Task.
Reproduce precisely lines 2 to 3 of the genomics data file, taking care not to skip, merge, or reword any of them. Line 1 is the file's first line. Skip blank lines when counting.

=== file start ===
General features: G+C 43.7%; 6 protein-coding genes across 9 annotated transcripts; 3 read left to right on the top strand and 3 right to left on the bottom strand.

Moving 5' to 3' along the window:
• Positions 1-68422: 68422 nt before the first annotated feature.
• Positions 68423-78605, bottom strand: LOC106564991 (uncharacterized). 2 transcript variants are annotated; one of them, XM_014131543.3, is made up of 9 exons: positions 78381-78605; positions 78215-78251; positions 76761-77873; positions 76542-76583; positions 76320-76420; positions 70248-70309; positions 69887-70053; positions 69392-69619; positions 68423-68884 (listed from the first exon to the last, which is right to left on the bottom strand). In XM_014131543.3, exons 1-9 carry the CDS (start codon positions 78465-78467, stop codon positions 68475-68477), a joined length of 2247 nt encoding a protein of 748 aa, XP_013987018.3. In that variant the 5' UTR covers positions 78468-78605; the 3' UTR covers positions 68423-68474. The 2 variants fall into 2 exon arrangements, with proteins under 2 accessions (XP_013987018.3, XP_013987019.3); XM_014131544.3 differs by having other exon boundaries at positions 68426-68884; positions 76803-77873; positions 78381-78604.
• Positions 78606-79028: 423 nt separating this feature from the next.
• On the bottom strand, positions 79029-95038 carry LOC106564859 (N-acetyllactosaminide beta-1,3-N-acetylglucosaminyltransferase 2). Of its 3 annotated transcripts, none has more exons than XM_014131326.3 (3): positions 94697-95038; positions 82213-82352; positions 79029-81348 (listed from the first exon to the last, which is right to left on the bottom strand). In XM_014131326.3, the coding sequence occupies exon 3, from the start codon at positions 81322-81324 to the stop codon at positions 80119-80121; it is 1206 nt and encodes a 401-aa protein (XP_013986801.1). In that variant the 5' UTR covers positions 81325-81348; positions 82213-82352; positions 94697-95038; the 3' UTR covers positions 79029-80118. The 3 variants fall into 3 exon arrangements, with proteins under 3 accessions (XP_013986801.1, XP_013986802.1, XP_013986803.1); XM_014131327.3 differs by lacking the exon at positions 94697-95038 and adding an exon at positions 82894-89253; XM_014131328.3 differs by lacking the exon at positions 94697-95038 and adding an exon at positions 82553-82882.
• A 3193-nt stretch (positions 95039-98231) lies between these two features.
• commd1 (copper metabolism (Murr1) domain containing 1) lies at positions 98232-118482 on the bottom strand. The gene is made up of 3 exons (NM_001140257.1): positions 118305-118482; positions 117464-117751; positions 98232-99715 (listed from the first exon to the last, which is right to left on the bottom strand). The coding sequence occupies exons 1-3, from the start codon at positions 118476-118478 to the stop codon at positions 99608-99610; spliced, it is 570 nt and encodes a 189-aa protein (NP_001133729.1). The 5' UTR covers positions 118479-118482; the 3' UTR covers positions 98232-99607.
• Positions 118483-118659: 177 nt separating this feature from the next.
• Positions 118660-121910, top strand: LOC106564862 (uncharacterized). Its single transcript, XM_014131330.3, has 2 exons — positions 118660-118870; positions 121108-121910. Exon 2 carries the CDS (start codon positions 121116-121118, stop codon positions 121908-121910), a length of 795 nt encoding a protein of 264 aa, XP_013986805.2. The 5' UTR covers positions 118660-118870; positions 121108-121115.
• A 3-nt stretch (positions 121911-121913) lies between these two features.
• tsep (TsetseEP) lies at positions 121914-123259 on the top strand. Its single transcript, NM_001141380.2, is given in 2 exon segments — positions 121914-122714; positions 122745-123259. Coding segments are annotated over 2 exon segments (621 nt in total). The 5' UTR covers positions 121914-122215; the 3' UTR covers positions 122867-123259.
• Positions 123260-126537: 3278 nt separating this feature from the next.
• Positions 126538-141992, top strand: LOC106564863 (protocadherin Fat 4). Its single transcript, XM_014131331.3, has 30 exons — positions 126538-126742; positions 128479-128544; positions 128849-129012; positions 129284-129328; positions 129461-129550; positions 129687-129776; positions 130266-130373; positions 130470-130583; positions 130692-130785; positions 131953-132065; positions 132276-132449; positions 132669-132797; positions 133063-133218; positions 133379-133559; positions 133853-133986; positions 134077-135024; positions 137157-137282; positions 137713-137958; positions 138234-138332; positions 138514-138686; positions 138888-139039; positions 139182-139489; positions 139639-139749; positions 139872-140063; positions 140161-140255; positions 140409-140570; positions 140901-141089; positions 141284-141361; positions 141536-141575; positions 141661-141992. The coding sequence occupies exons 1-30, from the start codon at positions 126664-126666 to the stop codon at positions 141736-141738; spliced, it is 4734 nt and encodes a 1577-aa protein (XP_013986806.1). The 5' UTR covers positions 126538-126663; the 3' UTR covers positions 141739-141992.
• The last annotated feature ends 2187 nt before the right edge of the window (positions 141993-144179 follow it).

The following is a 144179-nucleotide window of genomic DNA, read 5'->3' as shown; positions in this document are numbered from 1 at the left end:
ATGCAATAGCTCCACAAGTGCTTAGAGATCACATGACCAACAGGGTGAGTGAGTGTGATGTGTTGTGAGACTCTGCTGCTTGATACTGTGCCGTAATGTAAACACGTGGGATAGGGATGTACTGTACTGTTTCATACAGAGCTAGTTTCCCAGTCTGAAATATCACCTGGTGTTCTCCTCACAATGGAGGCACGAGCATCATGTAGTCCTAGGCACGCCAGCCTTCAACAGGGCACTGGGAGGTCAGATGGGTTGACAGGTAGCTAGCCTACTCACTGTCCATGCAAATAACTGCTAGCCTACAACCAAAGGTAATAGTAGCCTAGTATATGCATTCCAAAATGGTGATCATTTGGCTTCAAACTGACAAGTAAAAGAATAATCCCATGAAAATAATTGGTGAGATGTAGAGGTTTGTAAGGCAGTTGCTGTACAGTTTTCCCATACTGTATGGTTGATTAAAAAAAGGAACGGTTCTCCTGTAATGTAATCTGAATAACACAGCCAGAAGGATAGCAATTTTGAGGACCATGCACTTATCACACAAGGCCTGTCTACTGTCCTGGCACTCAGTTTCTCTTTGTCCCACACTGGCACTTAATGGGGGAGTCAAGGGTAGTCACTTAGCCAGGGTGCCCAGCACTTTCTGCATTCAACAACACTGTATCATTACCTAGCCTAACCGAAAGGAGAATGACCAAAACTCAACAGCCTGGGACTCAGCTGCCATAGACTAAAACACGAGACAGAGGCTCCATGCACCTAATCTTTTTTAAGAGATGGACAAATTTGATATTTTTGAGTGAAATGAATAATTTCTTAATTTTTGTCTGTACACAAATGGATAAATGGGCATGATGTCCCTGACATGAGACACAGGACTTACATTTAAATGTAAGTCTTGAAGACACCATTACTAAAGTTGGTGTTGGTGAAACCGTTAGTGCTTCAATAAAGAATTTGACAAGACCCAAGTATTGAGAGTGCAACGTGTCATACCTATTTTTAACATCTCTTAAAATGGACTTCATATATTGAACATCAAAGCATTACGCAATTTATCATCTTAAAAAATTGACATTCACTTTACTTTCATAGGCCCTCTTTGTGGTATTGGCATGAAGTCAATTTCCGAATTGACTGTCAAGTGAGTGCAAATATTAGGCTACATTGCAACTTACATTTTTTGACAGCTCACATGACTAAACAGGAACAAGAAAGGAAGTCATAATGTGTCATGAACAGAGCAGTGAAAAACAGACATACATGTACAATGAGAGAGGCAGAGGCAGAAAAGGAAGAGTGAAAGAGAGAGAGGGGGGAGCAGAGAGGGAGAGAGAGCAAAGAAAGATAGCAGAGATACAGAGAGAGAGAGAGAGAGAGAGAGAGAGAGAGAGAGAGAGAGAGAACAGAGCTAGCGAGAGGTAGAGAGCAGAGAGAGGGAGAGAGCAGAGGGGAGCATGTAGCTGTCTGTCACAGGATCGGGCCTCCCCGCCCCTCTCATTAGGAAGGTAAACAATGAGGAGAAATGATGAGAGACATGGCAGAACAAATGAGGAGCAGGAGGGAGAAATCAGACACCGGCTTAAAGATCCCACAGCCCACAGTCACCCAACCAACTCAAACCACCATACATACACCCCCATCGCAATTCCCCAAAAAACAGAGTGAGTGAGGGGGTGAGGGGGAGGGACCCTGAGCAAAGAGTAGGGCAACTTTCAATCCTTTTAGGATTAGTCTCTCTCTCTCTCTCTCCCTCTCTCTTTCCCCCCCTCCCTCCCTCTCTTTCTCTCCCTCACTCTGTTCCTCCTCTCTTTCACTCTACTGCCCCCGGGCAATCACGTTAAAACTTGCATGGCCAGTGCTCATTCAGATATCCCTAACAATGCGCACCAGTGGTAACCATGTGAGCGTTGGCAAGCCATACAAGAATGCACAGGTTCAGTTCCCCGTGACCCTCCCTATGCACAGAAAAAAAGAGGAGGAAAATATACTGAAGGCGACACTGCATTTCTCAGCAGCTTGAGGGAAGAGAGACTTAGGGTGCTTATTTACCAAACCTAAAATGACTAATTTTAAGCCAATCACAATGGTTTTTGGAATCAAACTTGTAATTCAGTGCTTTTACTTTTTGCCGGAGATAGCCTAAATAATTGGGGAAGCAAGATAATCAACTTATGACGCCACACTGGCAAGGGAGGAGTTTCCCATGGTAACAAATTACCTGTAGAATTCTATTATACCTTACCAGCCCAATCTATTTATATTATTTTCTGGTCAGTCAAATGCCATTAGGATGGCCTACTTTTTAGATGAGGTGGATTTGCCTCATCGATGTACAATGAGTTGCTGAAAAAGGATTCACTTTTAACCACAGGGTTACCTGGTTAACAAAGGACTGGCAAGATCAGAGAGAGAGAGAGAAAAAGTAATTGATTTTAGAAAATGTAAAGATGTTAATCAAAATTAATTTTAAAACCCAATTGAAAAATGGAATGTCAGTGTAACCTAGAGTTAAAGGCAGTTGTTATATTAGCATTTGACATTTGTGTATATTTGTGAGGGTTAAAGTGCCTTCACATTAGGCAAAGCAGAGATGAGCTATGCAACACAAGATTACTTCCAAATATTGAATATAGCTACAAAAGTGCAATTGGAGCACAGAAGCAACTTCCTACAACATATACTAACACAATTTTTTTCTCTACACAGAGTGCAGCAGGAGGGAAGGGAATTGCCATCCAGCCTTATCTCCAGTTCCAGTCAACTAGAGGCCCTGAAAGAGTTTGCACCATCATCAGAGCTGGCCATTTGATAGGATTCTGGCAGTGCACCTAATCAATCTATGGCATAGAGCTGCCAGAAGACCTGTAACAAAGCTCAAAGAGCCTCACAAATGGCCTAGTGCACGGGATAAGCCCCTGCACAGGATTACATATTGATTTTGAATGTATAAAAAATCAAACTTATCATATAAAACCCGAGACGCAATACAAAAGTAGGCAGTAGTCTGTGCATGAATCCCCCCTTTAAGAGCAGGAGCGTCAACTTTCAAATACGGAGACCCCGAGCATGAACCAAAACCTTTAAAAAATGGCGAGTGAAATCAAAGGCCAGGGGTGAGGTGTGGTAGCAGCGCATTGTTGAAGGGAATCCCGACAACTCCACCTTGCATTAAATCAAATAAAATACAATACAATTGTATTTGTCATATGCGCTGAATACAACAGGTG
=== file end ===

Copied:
Moving 5' to 3' along the window:
• Positions 1-68422: 68422 nt before the first annotated feature.